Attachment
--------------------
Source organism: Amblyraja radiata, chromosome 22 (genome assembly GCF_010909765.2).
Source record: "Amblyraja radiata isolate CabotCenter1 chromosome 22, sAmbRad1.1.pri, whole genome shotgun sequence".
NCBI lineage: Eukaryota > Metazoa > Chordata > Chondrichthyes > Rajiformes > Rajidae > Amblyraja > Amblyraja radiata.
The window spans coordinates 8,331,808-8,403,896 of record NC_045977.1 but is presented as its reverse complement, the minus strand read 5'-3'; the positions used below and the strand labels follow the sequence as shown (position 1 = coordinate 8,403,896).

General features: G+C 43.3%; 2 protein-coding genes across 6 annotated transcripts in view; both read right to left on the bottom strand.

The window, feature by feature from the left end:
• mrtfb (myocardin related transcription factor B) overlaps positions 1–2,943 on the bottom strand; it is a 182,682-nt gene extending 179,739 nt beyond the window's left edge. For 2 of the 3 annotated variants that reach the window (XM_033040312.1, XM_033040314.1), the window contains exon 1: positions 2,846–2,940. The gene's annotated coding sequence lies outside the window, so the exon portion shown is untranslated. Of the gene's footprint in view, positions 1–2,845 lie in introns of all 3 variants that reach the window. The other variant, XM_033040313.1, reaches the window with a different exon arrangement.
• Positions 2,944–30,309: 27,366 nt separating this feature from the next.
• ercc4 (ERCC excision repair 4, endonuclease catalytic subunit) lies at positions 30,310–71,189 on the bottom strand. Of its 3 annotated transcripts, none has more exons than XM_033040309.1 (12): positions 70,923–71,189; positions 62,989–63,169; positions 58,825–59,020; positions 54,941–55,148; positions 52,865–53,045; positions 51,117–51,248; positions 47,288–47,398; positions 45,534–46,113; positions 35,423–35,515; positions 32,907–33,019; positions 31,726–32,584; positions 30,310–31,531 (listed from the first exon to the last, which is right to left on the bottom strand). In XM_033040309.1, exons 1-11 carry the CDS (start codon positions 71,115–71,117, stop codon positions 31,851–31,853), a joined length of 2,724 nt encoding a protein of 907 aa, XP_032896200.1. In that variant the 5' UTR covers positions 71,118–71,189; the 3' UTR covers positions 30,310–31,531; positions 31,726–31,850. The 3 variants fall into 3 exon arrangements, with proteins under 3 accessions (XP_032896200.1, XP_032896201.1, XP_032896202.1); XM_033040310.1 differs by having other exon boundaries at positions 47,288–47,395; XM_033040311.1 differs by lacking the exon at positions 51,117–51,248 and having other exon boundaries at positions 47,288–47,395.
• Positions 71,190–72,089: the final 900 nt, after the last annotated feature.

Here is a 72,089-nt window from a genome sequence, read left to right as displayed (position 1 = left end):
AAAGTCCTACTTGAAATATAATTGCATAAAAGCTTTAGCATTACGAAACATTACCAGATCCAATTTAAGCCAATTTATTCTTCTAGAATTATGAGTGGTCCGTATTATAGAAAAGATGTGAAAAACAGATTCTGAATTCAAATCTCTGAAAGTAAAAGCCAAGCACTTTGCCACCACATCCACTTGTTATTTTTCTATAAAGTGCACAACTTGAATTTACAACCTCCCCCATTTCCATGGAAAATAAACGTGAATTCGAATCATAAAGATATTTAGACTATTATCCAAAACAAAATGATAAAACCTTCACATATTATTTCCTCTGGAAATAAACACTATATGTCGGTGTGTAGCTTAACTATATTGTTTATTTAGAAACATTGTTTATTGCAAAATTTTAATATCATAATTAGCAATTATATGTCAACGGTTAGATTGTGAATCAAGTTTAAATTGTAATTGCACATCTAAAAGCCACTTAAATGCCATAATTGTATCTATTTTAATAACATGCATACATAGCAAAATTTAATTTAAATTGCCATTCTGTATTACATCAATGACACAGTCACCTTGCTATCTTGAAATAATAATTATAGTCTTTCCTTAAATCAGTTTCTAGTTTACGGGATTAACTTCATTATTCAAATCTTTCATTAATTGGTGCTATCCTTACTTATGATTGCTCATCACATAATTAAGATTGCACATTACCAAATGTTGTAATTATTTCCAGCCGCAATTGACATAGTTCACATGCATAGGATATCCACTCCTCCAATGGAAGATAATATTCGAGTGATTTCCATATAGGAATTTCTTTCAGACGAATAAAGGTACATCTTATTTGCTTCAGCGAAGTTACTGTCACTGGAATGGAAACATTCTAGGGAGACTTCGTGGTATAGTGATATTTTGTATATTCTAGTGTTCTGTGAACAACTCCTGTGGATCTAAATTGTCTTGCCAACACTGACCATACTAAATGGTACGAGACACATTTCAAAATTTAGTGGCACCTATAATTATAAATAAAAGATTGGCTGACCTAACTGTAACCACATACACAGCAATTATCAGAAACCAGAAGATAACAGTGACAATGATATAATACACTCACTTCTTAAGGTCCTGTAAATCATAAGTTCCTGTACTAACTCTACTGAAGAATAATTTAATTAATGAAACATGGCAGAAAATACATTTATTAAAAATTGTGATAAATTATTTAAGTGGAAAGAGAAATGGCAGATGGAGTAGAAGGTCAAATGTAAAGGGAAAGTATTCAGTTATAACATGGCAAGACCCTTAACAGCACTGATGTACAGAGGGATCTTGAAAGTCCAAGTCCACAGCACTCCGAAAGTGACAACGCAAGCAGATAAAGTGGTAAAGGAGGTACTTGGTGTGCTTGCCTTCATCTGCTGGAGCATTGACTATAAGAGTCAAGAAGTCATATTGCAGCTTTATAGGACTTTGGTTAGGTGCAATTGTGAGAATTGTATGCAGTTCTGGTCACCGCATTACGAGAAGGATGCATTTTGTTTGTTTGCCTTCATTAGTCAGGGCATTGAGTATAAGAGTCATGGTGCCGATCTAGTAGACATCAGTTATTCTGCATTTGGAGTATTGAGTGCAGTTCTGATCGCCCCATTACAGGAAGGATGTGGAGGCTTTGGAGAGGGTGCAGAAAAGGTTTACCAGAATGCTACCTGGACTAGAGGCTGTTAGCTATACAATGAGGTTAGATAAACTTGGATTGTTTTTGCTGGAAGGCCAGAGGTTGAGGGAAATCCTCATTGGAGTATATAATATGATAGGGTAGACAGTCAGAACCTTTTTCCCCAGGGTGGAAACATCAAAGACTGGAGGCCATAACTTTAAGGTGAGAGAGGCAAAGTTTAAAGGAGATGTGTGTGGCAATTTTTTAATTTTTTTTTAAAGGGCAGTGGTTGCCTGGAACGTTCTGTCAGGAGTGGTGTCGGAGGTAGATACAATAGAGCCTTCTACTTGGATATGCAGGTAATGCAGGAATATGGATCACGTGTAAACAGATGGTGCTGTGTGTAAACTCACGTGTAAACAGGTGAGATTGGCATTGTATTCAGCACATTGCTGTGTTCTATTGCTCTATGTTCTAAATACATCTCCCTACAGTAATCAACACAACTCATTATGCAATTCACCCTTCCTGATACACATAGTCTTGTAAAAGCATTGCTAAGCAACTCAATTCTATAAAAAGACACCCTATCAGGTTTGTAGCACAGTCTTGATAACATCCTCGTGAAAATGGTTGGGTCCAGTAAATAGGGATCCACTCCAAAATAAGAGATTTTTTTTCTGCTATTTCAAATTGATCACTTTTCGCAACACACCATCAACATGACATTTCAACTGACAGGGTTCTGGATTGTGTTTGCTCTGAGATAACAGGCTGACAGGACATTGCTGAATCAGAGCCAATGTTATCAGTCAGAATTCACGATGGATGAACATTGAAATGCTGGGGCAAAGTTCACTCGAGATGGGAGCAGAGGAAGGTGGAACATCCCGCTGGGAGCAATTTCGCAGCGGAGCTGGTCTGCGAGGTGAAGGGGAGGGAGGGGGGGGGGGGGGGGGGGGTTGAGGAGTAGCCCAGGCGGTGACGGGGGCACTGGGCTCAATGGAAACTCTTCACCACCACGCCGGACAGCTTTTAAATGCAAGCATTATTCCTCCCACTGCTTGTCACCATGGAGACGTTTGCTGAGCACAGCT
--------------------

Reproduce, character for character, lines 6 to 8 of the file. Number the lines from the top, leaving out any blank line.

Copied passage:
The window, feature by feature from the left end:
• mrtfb (myocardin related transcription factor B) overlaps positions 1–2,943 on the bottom strand; it is a 182,682-nt gene extending 179,739 nt beyond the window's left edge. For 2 of the 3 annotated variants that reach the window (XM_033040312.1, XM_033040314.1), the window contains exon 1: positions 2,846–2,940. The gene's annotated coding sequence lies outside the window, so the exon portion shown is untranslated. Of the gene's footprint in view, positions 1–2,845 lie in introns of all 3 variants that reach the window. The other variant, XM_033040313.1, reaches the window with a different exon arrangement.
• Positions 2,944–30,309: 27,366 nt separating this feature from the next.